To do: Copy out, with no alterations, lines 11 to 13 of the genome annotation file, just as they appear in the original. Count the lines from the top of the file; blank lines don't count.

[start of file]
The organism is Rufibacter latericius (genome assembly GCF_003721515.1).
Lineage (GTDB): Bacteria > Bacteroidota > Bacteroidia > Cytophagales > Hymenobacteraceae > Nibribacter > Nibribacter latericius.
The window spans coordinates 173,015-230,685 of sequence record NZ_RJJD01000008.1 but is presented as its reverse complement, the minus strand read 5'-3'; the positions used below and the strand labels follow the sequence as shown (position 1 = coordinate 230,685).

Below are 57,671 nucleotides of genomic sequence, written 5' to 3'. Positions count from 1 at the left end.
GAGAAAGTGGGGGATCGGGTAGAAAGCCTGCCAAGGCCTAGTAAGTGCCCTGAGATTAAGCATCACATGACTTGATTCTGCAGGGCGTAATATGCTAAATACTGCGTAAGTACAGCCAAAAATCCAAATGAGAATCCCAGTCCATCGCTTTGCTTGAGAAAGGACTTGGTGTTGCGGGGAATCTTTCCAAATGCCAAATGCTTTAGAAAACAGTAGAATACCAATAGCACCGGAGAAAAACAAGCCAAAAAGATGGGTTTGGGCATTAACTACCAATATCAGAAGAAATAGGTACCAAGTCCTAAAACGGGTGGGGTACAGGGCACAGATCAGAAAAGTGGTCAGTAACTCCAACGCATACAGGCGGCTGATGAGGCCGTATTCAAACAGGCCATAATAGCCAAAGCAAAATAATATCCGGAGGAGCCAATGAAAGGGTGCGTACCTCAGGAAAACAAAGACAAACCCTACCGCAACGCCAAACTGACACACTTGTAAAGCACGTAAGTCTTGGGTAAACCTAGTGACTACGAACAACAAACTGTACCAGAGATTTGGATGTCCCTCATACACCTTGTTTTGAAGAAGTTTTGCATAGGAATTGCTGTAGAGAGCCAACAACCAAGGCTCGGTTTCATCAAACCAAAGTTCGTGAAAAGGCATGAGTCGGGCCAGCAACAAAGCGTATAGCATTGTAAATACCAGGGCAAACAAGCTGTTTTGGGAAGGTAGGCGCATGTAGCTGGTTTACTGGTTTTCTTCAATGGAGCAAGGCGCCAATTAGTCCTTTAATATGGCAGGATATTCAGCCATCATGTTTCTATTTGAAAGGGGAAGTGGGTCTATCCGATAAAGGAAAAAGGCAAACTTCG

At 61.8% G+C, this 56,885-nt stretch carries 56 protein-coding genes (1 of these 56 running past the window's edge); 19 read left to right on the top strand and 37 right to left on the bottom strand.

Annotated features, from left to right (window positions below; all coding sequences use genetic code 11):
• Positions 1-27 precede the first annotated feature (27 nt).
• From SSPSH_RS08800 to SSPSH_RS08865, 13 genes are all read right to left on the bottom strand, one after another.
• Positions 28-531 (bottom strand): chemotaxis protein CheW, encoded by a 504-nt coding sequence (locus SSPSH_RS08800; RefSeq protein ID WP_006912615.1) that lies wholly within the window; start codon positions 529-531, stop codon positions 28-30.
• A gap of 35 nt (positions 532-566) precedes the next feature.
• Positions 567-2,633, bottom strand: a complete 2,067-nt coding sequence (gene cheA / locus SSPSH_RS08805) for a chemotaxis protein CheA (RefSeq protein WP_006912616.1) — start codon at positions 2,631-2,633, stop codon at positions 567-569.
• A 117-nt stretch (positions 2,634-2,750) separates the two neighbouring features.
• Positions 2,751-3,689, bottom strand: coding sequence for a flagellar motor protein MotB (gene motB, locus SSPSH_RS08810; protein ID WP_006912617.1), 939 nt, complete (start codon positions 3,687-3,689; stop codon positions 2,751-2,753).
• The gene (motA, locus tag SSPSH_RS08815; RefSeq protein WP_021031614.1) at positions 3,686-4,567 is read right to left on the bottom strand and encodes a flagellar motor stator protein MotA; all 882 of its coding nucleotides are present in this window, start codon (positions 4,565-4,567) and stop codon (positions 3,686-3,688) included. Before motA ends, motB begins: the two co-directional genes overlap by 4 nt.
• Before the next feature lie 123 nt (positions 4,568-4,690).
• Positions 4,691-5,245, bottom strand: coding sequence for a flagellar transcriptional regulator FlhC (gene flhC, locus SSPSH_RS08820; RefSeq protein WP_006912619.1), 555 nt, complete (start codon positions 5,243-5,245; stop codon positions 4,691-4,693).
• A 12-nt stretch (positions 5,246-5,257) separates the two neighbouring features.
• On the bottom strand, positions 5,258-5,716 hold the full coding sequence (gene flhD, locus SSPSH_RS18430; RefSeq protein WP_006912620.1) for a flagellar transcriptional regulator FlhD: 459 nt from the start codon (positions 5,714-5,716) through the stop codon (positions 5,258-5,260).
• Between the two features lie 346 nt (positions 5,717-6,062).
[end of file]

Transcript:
• A gap of 35 nt (positions 532-566) precedes the next feature.
• Positions 567-2,633, bottom strand: a complete 2,067-nt coding sequence (gene cheA / locus SSPSH_RS08805) for a chemotaxis protein CheA (RefSeq protein WP_006912616.1) — start codon at positions 2,631-2,633, stop codon at positions 567-569.
• A 117-nt stretch (positions 2,634-2,750) separates the two neighbouring features.